Our return flight was not until 2:20. Even though the airport was a good three hours away, we had time to drop Skyla off at her house instead of Tiffany and Thomas's business which would have been faster. We said goodbye to Jeannie again — Matt had gone into town or something — and, most importantly, Elizabeth said goodbye to Kitten, pronounced Kitt-en, who she rescued from the mean streets of Redding or Cottonwood the year prior. Such an adorable, loving cat, and Elizabeth's not allergic to her as she is to our own cat, Sunny.

I'll skip over the usual aggravation of airports — air travel, in general — except to say don't fly Frontier Airlines unless you're prepared to be nickel-and-dimed to death. "You want to choose your own seats? That's extra. You've got a carry-on? Extra. In-flight entertainment? Nope. Not even jacks to power your electronic device. Snacks and drink? Not without paying for it. The seats don't even recline. Oh, you want a pilot? That'll be extra." Joking about that last one, of course. In fact, on our final flight we had a spare pilot. After we landed in Denver, the captain of that flight disappeared down the aisle somewhere behind us, never to be seen again. He might have parachuted out over Nebraska, but I never heard the exterior doors open, and I listen for that sort of thing.

Just prior to landing in Nashville, an older gentleman in front of us got up to use the front lavatory — there are way too many bathroom references in this story, but why do they call it a lavatory instead of restroom or bathroom? — and had to stand by the cockpit to wait his turn. That's not the exciting part. The next thing I know, he's collapsing into the arms of the young Black male flight attendant next to him. No, it was not romantic. The poor guy had fainted. A few seconds later, a young blonde man came up the aisle from behind me, appeared to introduce himself to the flight attendants now surrounding the older man, and proceeded to render aid. The first attendant had dragged the unconscious passenger to the side, out of view, so all I could see from my fifth row aisle seat was the young doctor (maybe an EMT, or maybe just spent the previous night at a Holiday Inn Express) tending to his patient. It wasn't long before the passenger was back on his feet, laughing, and saying, "That was weird. That's never happened before."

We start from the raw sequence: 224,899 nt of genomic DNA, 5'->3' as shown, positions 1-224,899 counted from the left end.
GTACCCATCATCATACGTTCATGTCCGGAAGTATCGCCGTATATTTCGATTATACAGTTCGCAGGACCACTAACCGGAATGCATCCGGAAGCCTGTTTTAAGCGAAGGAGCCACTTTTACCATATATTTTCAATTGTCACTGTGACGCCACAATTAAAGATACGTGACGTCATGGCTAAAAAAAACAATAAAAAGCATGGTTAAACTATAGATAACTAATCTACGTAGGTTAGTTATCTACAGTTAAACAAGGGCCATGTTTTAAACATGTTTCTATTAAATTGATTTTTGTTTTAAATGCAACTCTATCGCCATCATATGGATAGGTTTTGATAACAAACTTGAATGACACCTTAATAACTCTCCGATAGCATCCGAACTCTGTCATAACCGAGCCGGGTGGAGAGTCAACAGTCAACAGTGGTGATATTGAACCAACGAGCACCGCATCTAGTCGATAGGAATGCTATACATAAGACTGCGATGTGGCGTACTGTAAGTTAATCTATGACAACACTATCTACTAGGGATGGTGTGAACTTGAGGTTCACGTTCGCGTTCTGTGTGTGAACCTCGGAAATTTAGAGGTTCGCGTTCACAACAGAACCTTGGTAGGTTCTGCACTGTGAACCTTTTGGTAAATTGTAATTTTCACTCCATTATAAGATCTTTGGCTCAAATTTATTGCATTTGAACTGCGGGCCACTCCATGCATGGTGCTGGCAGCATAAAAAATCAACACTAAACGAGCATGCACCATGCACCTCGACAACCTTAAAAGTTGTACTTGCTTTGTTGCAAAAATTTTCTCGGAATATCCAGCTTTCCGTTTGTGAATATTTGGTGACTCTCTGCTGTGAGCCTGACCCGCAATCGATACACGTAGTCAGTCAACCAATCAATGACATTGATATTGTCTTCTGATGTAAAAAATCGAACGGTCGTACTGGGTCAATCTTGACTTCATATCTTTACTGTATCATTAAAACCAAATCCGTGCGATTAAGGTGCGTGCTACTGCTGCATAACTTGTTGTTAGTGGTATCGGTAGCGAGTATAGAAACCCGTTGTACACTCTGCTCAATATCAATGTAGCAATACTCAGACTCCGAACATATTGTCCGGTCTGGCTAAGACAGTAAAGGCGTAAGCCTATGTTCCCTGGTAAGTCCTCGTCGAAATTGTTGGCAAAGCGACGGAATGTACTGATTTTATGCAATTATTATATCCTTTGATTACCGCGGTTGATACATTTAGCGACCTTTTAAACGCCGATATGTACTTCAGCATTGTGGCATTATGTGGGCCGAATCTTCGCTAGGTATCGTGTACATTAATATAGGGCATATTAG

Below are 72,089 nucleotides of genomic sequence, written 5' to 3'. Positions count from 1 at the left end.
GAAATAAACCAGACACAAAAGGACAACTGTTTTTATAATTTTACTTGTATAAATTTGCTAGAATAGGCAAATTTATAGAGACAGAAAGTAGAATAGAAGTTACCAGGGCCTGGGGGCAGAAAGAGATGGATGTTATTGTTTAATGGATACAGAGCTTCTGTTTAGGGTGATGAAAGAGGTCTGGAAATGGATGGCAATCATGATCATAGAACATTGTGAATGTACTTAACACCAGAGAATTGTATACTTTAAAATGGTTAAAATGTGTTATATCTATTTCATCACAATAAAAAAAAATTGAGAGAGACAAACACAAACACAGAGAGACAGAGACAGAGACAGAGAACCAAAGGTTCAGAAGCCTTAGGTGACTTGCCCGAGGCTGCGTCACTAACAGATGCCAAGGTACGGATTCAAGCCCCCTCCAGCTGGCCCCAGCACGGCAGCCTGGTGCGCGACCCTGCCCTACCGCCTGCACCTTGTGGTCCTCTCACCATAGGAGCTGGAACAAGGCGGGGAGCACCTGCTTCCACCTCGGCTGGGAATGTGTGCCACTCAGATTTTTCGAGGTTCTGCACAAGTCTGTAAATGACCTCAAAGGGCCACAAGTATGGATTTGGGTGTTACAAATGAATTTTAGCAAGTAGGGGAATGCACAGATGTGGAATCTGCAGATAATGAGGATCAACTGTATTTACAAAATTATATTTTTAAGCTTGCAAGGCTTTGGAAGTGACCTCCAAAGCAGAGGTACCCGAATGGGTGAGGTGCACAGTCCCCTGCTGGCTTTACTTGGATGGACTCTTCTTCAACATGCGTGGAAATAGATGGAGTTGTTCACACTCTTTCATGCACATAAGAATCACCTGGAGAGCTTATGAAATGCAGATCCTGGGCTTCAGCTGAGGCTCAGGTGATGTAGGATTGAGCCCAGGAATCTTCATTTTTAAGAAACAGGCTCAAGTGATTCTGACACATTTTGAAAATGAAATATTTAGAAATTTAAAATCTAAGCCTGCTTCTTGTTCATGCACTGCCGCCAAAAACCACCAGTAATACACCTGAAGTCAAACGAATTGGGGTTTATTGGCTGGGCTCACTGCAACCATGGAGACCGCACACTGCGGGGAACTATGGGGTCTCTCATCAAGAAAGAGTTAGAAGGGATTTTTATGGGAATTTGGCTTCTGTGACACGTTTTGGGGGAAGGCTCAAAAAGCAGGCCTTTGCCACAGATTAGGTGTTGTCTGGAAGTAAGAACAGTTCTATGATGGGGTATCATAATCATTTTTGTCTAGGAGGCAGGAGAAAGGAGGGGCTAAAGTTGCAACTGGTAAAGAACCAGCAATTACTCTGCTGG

One of the other flight attendants gave the passenger a bottle of Sprite and what looked like a bag of Oreos, free of charge, after he returned to his seat, embarrassed. As the hero medic returned past me toward his own seat, I said, "Well done, man." I don't know if he heard me over the cabin noise but, in the absence of applause from the crowd, I felt the need to acknowledge his good deed.

Elizabeth drove us home from the airport, happy to be the driver not the passenger as she had been throughout the trip. She's a take-charge kind of girl, which should serve her well in life, so long as she's nice about it. We got home around 1 AM. It took forever to get our baggage, wait for a shuttle to our parking lot, then simply get out of that lot because the guy in front of us couldn't figure out how to work the "automatic" payment/gate system. I suggested we get out from behind him and use the other lane, but that guy wasn't having any better luck. Once it was our turn, it took Elizabeth five seconds to get us through the gate. Go figure.

When we got home, we inadvertently woke up Tara. Since she was up, we told her all about our trip. She seemed sleepy for some reason but hung on our every word, happy to have us back home.